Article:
Kath Alcock paintings: 4
Large Flying Duck-orchid
Caleana name in honour of George Caley (1770-1829), a British botanist and collector of New South Wales plants, curator of the St. Vincent Botanic Garden, West Indies and a friend of Robert Brown. Major from Latin meaning great, alluding to the species having the largest flowers of any of the duck orchids.
Distribution and status
Found in the southern Mount Lofty and the South-east in South Australia, growing in open areas on sand and gravelly soil. Also found in Queensland, New South Wales, Victoria and Tasmania. Native. Very rare in South Australia. Common in the other states.
Herbarium regions: Southern Lofty, South Eastern, Green Adelaide
NRM regions: Adelaide and Mount Lofty Ranges, South East
AVH map: SA distribution map (external link)
Terrestrial orchid growing to 50 cm tall in flower with a single slender narrow-lanceolate leaf to 12 cm long and 8 mm wide, generally reddish. Flower 1-2 reddish-brown on very slender stalk with a profile resembling a duck in flight. Flowering between October and January. Fruits are brown papery ellipsoid capsule. Seeds are very small orange-brown ellipsoid seed with a long cylindrical translucent brown mesh-like covering.
Seed collection and propagation
Collect seeds between January and February. Collect fat capsules as they start to dry and turn brown. Pods will split and release the seeds quickly and will require monitoring. To increase the chances of collecting mature pods, it is recommended that a small breathable bag (ie. Organza bags) be used to enclose the developing capsules. Place the capsules in a container that will hold fine seeds and leave to dry for a few weeks or until the capsule split. Then carefully hold the capsule and tap it gently to release the seeds. Store the seeds with a desiccant such as dried silica beads or dry rice, in an air tight container in a cool and dry place, refrigerator or in liquid nitrogen. More research is needed to understand the seed germination requirements of Caleana species. Seed germination in orchid species is difficult in the absence of symbiotic mycorrhizal fungi.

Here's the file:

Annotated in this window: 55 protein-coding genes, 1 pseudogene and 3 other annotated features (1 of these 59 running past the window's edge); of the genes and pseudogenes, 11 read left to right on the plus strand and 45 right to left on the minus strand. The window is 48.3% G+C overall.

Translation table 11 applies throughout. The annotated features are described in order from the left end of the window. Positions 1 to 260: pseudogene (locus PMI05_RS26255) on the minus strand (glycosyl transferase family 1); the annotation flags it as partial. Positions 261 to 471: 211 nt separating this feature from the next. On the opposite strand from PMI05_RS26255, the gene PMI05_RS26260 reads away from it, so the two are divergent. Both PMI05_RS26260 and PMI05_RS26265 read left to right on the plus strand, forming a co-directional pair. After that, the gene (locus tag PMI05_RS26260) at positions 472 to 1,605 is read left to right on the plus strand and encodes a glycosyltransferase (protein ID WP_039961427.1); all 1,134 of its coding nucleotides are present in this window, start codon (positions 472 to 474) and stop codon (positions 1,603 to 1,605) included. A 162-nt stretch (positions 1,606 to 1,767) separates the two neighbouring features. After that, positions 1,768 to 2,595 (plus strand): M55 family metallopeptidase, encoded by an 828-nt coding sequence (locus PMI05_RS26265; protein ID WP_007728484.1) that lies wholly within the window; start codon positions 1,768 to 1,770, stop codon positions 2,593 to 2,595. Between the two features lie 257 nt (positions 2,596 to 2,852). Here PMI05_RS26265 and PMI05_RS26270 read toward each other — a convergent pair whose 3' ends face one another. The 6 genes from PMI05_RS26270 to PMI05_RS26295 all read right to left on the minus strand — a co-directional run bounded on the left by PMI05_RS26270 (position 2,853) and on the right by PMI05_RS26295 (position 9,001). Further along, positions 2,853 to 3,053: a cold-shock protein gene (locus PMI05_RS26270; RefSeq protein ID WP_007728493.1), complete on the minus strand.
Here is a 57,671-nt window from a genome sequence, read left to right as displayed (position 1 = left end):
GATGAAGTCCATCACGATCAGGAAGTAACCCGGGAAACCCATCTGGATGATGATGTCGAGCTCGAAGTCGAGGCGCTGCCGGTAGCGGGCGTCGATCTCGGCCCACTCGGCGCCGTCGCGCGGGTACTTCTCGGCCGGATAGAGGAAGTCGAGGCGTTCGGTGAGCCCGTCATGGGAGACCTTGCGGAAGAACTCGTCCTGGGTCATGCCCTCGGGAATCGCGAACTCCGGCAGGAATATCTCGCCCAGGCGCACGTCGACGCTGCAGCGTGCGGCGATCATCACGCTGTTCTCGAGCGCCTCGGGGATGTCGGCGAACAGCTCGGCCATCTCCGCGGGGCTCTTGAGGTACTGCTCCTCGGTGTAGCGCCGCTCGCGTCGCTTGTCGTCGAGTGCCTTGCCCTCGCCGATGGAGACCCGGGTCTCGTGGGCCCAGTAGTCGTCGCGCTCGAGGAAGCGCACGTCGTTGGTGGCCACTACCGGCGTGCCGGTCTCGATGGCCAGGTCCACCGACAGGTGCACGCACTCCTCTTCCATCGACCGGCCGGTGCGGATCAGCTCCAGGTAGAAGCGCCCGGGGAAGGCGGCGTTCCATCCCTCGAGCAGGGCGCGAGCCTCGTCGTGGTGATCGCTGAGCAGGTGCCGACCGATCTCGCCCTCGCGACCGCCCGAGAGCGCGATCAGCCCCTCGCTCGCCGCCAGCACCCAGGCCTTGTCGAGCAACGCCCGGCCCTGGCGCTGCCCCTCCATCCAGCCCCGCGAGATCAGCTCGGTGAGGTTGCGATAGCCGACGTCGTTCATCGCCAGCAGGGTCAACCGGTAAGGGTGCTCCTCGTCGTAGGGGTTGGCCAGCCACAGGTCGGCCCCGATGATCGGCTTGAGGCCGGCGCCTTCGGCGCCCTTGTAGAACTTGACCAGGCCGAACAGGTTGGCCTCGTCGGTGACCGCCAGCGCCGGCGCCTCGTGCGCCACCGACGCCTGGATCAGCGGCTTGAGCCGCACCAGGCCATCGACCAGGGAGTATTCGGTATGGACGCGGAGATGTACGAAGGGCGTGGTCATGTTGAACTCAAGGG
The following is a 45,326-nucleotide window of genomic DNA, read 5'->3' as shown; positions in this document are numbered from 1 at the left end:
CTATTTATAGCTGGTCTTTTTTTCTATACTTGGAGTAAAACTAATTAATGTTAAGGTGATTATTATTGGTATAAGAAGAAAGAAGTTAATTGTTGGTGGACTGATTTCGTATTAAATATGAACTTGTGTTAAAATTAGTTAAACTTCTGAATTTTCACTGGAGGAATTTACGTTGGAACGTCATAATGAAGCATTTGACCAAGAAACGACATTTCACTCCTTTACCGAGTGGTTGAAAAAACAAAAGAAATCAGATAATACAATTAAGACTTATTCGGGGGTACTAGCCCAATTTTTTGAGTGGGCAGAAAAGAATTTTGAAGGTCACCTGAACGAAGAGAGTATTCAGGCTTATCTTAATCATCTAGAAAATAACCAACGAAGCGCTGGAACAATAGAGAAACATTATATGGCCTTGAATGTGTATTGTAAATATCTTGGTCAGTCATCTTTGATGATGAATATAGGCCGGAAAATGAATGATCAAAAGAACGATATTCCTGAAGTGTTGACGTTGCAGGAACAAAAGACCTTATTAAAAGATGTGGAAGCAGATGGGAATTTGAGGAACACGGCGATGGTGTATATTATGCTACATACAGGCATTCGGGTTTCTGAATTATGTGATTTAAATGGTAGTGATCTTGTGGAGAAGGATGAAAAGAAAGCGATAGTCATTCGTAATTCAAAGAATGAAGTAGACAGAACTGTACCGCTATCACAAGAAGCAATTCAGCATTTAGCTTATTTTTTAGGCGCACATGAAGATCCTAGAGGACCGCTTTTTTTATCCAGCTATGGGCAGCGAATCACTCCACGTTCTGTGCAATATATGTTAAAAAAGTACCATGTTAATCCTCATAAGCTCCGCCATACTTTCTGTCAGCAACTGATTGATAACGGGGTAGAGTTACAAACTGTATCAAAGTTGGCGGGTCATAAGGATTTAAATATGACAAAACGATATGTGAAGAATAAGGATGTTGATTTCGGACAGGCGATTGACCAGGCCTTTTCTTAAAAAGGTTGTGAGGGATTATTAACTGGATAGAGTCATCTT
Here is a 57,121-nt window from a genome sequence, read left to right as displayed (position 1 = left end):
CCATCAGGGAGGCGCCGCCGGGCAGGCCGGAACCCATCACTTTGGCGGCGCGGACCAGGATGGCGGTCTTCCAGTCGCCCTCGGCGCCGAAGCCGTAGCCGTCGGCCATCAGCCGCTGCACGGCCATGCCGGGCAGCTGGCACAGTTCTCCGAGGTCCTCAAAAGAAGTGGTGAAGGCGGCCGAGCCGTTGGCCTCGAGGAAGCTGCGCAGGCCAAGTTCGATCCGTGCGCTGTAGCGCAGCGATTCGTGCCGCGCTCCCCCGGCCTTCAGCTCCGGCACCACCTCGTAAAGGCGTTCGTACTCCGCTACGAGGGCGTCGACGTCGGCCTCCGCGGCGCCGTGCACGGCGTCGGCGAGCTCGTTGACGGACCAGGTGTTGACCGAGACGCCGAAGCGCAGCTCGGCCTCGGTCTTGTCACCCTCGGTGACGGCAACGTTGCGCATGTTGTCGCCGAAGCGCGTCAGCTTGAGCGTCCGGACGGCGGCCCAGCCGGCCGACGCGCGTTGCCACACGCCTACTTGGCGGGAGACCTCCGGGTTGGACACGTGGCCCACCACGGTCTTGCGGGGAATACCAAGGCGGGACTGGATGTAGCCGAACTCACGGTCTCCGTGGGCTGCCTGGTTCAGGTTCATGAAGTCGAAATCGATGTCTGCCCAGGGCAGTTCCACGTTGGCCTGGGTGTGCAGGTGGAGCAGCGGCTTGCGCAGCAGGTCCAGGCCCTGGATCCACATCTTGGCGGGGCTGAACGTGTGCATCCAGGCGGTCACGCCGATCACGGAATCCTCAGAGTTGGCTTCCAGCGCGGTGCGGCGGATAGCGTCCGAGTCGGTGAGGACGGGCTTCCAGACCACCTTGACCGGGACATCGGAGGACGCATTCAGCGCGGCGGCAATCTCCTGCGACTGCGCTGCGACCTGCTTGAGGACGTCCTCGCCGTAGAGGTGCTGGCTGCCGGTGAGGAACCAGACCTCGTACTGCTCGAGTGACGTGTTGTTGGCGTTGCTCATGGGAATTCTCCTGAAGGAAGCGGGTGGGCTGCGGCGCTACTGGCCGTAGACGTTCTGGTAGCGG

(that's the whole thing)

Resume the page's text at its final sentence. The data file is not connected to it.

|Location||No. of seeds|
|BGA||119,000 (0.023 g)||8||25-Oct-2016||KHB899|